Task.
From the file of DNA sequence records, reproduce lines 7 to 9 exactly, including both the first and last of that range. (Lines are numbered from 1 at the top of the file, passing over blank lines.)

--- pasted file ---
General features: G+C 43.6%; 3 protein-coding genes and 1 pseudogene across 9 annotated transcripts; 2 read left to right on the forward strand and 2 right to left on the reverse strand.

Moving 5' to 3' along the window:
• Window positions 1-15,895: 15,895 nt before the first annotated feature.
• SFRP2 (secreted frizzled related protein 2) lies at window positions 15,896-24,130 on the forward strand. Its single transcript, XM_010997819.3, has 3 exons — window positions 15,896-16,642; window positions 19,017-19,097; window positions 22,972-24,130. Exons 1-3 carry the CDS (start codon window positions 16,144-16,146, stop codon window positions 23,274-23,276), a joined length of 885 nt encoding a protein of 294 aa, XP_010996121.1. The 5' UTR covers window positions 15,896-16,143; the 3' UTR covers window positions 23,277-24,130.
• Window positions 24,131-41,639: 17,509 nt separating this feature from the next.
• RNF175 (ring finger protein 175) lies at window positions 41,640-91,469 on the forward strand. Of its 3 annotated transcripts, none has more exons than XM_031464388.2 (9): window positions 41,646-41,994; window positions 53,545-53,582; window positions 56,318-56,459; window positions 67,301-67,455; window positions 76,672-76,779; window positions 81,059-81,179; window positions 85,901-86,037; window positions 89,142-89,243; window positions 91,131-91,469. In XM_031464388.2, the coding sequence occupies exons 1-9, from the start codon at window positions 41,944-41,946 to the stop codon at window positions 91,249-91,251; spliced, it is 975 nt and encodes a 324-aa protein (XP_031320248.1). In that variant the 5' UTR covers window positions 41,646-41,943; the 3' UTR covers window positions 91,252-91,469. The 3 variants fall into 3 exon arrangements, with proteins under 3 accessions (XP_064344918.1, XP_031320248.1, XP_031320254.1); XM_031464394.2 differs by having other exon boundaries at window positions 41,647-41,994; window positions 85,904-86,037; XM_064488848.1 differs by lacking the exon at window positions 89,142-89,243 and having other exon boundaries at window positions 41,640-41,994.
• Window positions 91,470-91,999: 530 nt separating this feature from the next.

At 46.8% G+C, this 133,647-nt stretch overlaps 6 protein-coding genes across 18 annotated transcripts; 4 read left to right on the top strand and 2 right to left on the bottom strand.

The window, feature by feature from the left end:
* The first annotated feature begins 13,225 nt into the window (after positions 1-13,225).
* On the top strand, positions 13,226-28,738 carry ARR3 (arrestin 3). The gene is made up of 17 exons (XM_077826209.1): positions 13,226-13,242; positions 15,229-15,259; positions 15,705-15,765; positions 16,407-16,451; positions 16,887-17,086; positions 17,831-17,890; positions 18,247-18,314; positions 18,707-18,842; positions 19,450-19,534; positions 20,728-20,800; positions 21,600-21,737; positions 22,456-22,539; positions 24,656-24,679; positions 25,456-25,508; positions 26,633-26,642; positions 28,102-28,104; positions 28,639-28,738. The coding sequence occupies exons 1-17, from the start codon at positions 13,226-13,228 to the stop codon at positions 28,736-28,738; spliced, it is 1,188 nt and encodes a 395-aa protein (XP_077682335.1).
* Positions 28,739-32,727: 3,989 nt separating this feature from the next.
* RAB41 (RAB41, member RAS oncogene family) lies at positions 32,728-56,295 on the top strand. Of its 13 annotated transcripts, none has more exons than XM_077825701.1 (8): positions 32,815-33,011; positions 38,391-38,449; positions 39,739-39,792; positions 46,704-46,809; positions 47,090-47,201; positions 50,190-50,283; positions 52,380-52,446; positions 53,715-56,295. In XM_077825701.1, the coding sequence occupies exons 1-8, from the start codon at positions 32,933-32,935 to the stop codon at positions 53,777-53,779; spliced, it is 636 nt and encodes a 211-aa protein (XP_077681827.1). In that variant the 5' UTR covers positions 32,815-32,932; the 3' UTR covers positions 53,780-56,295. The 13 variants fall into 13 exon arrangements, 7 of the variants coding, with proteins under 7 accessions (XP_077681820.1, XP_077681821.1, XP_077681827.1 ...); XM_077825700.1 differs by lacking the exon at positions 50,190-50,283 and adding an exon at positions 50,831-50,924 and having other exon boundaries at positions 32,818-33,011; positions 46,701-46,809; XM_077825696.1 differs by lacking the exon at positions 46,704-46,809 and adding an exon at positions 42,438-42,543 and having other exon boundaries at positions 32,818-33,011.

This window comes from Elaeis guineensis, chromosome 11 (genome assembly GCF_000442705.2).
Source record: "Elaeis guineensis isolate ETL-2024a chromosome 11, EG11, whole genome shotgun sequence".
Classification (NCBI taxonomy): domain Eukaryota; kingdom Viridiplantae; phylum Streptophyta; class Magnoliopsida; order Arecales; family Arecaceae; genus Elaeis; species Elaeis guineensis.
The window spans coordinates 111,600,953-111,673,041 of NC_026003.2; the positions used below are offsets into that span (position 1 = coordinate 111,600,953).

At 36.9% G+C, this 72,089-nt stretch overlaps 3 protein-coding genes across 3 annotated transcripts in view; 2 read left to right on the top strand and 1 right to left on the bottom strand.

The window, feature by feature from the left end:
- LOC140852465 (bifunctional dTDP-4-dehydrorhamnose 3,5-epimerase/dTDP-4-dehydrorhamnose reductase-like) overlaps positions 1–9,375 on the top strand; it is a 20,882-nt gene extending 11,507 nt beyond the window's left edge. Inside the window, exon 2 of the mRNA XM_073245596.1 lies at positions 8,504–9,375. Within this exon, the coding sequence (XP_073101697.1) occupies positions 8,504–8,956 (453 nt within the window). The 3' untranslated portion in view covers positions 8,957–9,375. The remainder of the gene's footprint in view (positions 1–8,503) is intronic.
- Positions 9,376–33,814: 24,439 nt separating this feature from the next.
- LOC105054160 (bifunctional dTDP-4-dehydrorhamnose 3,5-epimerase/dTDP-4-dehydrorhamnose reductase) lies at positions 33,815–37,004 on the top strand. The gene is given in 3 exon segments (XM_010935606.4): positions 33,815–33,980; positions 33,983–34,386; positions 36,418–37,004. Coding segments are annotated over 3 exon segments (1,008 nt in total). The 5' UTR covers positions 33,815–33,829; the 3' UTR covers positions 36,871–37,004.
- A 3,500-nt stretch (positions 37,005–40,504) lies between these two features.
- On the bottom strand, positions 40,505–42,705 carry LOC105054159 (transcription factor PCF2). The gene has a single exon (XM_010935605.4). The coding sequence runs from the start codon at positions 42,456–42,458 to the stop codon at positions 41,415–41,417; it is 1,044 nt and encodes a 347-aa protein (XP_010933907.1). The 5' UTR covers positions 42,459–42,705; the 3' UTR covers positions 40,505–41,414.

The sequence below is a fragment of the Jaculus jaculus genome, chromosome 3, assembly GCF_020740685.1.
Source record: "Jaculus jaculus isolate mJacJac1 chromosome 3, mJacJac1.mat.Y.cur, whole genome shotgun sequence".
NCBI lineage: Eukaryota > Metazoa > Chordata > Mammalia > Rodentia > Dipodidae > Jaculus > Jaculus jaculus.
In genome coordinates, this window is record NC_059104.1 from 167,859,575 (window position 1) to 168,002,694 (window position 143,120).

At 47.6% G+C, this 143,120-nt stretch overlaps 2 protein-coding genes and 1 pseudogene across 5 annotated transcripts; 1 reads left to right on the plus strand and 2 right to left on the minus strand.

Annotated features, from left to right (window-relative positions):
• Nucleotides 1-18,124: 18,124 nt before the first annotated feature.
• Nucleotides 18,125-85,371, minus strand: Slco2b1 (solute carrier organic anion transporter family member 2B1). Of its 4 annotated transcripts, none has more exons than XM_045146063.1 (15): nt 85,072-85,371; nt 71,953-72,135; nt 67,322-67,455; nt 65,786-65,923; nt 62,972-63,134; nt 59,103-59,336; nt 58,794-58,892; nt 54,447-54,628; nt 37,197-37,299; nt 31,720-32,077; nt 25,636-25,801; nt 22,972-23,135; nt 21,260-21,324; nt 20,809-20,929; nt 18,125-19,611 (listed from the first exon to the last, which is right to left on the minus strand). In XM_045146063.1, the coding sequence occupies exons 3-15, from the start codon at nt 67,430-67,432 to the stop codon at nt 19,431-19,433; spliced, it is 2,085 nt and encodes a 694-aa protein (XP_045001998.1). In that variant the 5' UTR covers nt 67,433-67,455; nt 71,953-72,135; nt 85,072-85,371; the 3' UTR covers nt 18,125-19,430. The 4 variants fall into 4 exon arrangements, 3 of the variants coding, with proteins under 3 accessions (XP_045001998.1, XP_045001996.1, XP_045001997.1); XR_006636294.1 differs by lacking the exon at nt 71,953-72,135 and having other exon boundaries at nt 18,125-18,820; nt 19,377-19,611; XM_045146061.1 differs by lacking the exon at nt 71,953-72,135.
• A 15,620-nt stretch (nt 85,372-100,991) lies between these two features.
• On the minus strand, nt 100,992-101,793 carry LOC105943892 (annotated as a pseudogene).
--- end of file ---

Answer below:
• Window positions 91,470-91,999: 530 nt separating this feature from the next.

At 46.8% G+C, this 133,647-nt stretch overlaps 6 protein-coding genes across 18 annotated transcripts; 4 read left to right on the top strand and 2 right to left on the bottom strand.

The window, feature by feature from the left end: